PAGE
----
Search Life Meets Real Life — Tell Me Your Thoughts!
I was thrilled when I got invited to speak at Chris Pirillo’s Gnomedex event happening in Seattle this August 21-23. Gnomedex is legendary to me, and to present at it — well, wow! Plus some nervousness, which I hope this post will help with. I’m looking for some thoughts on my topic of "Search Life […]
I was thrilled when I got invited to speak at Chris Pirillo’s
Gnomedex event happening in Seattle this
August 21-23. Gnomedex is legendary to me, and to present at it — well, wow!
Plus some nervousness, which I hope this post will help with. I’m looking for
some thoughts on my topic of "Search Life Meets Real Life." Want to help? Then
read on — and comment!
While most of my writing is about search marketing, I’ve been most fascinated
with how search collides with real life or society. One survey from a few years
ago always has stuck with me, how people turned to search for advice over things
they’d used for years — decades – centuries — like friends, family and
libraries. Search engines are our confessionals, our confidants, our trusted
friends that help us.
But sometimes our friends can be scary — like when it’s YOUR house that’s
showing up in Google StreetView, or that feed you thought was private ends up
appearing in a listing, or those photos — well, what happens on Flickr doesn’t
necessarily stay on Flickr.
It can also seem absurd when people want things removed. Really, you want
Google to start blocking houses that anyone walking down a street can see and
take photos of? If so, will StreetView eventually look like one of those
redacted CIA reports? But then again so what if something’s public? That doesn’t
mean people want material to be so easily out there — or that they shouldn’t
have some voluntary controls to remove it.
I don’t have the answers here. That’s part of what
talk is about, to explore issues like these — plus fun and weird stuff,
- The guy who fakes
his death and gets found through Google
- The town that’s
wiring itself to Google Maps
- The fact that
Google has to figure out a policy on how to label bodies of water in dispute
- The US Navy having
to change buildings because through online maps, it was discovered they look
like swastikas from the air
Another thing that struck me was
a post I did about
maps of the Southern California fires last October. It was a quick thing I did
more out of personal interest than expecting many others to be curious. But
nearly 50,000 people came in to that post over the course of two days. Maps are
another form of searching, and the ability for anyone to contribute and build up
real-time resources is remarkable. One person I know even told me how she
depended on my post to find the maps, as she had a tough time seeking them out
in other ways. A few years ago, you got your map each morning in the newspaper or
waited for whenever TV decided to flash one up for a few seconds. Now you can
study them, shape them, or get frustrated if they’re not out there.
Things are changing even more as search continues to jump off the web browser
and into devices such as TV and our phones. While
I’m no fan of many visual and
weird search metaphors, UrbanSpoon for the iPhone blew me away with its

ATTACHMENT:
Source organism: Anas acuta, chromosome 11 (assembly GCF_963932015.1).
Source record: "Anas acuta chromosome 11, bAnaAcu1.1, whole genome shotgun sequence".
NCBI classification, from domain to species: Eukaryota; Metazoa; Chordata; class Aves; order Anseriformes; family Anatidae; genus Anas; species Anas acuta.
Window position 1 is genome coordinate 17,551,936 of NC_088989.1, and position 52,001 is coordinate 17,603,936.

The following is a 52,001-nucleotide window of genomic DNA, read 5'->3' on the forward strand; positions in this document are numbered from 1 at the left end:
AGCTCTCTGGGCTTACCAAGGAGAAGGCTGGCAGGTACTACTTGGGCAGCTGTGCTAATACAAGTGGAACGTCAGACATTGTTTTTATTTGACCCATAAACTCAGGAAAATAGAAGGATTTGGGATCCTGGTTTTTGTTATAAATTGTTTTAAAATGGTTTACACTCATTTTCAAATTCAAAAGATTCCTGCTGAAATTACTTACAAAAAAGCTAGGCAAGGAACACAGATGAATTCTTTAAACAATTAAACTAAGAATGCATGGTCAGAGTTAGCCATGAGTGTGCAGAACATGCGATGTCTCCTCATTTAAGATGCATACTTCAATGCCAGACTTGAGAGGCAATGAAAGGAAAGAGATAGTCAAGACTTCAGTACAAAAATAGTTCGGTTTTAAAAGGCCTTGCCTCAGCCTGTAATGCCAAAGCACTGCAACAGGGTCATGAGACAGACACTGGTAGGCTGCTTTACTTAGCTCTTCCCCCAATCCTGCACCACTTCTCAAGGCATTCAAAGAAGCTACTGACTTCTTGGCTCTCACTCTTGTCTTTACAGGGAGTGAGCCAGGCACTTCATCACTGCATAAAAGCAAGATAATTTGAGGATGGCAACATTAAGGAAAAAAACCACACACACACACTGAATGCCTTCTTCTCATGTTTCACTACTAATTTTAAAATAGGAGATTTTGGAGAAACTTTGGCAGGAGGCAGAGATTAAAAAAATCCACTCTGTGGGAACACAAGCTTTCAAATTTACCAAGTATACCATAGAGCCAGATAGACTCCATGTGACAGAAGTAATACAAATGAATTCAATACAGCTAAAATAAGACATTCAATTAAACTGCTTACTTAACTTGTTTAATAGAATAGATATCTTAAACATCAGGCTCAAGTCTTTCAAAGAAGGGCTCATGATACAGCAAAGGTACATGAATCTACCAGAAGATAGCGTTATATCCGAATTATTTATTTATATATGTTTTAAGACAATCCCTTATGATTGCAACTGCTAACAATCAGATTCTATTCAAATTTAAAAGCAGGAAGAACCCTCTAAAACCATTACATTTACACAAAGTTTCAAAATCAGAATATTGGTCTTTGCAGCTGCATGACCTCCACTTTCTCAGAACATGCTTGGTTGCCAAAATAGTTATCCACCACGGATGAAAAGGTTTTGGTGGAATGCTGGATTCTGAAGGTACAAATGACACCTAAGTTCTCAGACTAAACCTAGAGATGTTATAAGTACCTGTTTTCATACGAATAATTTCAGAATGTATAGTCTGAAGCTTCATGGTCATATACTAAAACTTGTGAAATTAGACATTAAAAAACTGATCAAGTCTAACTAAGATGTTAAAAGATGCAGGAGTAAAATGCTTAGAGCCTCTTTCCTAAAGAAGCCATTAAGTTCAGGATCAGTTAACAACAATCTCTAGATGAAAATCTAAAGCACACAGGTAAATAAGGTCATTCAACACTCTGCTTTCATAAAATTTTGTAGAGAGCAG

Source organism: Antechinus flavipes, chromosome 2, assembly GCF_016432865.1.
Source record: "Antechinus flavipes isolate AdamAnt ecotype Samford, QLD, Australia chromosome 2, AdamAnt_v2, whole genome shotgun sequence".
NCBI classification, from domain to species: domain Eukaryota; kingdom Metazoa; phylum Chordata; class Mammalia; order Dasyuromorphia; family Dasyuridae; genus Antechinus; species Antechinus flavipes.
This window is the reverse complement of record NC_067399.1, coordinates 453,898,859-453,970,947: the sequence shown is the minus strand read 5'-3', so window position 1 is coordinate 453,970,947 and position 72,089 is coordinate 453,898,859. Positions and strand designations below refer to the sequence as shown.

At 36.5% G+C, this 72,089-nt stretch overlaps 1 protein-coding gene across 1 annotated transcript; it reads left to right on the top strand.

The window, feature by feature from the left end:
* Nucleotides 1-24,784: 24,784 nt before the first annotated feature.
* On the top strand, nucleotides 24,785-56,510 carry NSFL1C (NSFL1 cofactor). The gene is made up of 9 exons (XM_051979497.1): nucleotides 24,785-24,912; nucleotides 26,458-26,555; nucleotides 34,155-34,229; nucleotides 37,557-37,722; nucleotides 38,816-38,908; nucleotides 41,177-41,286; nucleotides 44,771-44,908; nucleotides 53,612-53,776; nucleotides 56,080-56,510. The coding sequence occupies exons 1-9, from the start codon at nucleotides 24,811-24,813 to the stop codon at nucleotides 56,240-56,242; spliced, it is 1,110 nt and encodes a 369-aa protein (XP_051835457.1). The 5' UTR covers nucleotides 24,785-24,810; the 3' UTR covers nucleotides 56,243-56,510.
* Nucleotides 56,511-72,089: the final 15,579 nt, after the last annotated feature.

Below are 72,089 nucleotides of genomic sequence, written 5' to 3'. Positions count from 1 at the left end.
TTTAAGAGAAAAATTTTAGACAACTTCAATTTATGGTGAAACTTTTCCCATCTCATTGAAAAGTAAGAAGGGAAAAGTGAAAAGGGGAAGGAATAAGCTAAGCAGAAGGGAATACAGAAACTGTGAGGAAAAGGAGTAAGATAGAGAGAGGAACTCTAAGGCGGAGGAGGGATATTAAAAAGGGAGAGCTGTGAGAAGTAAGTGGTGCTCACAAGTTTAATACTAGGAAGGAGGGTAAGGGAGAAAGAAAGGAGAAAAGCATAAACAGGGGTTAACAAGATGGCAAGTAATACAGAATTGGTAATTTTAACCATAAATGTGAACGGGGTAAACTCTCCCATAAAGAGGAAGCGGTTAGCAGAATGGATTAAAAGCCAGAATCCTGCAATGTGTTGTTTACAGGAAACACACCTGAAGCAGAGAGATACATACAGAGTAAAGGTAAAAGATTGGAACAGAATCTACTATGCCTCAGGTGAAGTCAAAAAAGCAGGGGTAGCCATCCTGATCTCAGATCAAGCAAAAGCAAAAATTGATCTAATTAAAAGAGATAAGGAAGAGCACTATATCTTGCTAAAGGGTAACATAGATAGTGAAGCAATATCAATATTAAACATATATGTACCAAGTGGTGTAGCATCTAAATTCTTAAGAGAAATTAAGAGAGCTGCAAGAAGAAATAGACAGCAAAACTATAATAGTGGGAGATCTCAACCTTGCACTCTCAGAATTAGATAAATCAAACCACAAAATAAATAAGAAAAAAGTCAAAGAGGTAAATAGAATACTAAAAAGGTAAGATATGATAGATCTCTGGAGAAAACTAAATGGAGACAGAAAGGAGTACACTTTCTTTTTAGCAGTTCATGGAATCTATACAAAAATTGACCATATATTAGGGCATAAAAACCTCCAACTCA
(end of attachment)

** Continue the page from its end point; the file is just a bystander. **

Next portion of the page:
intuitive "shake and discover" interface:
That made sense — that suited both the content and device, and we’re
going to see more unique interfaces like this to come. But as I wrote to Chris
as part of my talk:
What happens as search continues to jump off our web browser and into
our televisions, iPhones and GPS units. These bring us a world of new search
opportunities, such as location-specific restaurant search — but they also
open new concerns about the search records and profiles left behind. After
exploring some of the issues, plenty of time for audience discussion.”
Possibilities and issues. And as I also told Chris when I first suggested
this as a talk:
I guess the big trend I’d say is that search has revolutionized our lives,
made us expect that anything should be searchable from anywhere and that I think
we’ll get more disappointed if it’s not. And that access to all this information
is reshaping our lives in ways we’d have never imagined, from the private trails
we leave that aren’t so private to political disputes. And that in the turmoil
of all these changes, I’d guess I’d conclude I have a sadness that practically
no one really focuses on the society issues of this stuff. Look at how much is
written about Microsoft and Yahoo – yet how we interact with search, what
policies should emerge, where it is taking us – little coverage of that tends to
be done, little research. I think there are all of two universities with single
professors that look at it.
On the research front, I’m hoping to perhaps do a college class of my own on
the topic next year (Marti Hearst,
who is one
of the few I know of looking at search and society up at Berkeley, is an
inspiration in this). But for now, I’m starting with this talk and especially
looking forward to what comes from the discussion with the Gnomedex audience.
But I’m curious what folks here on Search Engine Land and from anywhere on the
web think. So please give me your comments via our Sphinn forum below.
On a side note, if I’m not responding, that’s simply because I’m going on
vacation for the next week and will be completely offline. But I’ll be eagerly
reading what people say. I’d hoped to do this post before I left so I could
respond to comments, but I ran out of time!